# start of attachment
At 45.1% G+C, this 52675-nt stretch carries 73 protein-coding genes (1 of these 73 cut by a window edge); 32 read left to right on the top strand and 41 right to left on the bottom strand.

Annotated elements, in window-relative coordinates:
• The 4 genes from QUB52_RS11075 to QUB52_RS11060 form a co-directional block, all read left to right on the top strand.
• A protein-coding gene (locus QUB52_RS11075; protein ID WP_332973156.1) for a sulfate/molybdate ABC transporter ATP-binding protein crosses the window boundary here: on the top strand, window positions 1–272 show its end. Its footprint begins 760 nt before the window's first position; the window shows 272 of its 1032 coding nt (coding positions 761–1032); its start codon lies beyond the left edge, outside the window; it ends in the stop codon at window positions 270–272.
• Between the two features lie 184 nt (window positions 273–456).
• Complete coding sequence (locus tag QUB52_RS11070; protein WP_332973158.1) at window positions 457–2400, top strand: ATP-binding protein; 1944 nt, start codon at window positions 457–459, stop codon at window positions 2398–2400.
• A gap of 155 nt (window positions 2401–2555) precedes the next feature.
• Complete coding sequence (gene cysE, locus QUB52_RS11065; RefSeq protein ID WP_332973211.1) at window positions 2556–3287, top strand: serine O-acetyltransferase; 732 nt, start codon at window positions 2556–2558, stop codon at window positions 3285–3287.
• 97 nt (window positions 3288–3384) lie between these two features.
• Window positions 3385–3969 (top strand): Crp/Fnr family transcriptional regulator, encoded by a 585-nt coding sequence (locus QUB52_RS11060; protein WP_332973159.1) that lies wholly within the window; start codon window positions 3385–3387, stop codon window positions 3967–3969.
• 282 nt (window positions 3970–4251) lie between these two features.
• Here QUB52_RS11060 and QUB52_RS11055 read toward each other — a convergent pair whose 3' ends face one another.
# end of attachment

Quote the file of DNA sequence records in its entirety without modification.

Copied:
At 45.1% G+C, this 52675-nt stretch carries 73 protein-coding genes (1 of these 73 cut by a window edge); 32 read left to right on the top strand and 41 right to left on the bottom strand.

Annotated elements, in window-relative coordinates:
• The 4 genes from QUB52_RS11075 to QUB52_RS11060 form a co-directional block, all read left to right on the top strand.
• A protein-coding gene (locus QUB52_RS11075; protein ID WP_332973156.1) for a sulfate/molybdate ABC transporter ATP-binding protein crosses the window boundary here: on the top strand, window positions 1–272 show its end. Its footprint begins 760 nt before the window's first position; the window shows 272 of its 1032 coding nt (coding positions 761–1032); its start codon lies beyond the left edge, outside the window; it ends in the stop codon at window positions 270–272.
• Between the two features lie 184 nt (window positions 273–456).
• Complete coding sequence (locus tag QUB52_RS11070; protein WP_332973158.1) at window positions 457–2400, top strand: ATP-binding protein; 1944 nt, start codon at window positions 457–459, stop codon at window positions 2398–2400.
• A gap of 155 nt (window positions 2401–2555) precedes the next feature.
• Complete coding sequence (gene cysE, locus QUB52_RS11065; RefSeq protein ID WP_332973211.1) at window positions 2556–3287, top strand: serine O-acetyltransferase; 732 nt, start codon at window positions 2556–2558, stop codon at window positions 3285–3287.
• 97 nt (window positions 3288–3384) lie between these two features.
• Window positions 3385–3969 (top strand): Crp/Fnr family transcriptional regulator, encoded by a 585-nt coding sequence (locus QUB52_RS11060; protein WP_332973159.1) that lies wholly within the window; start codon window positions 3385–3387, stop codon window positions 3967–3969.
• 282 nt (window positions 3970–4251) lie between these two features.
• Here QUB52_RS11060 and QUB52_RS11055 read toward each other — a convergent pair whose 3' ends face one another.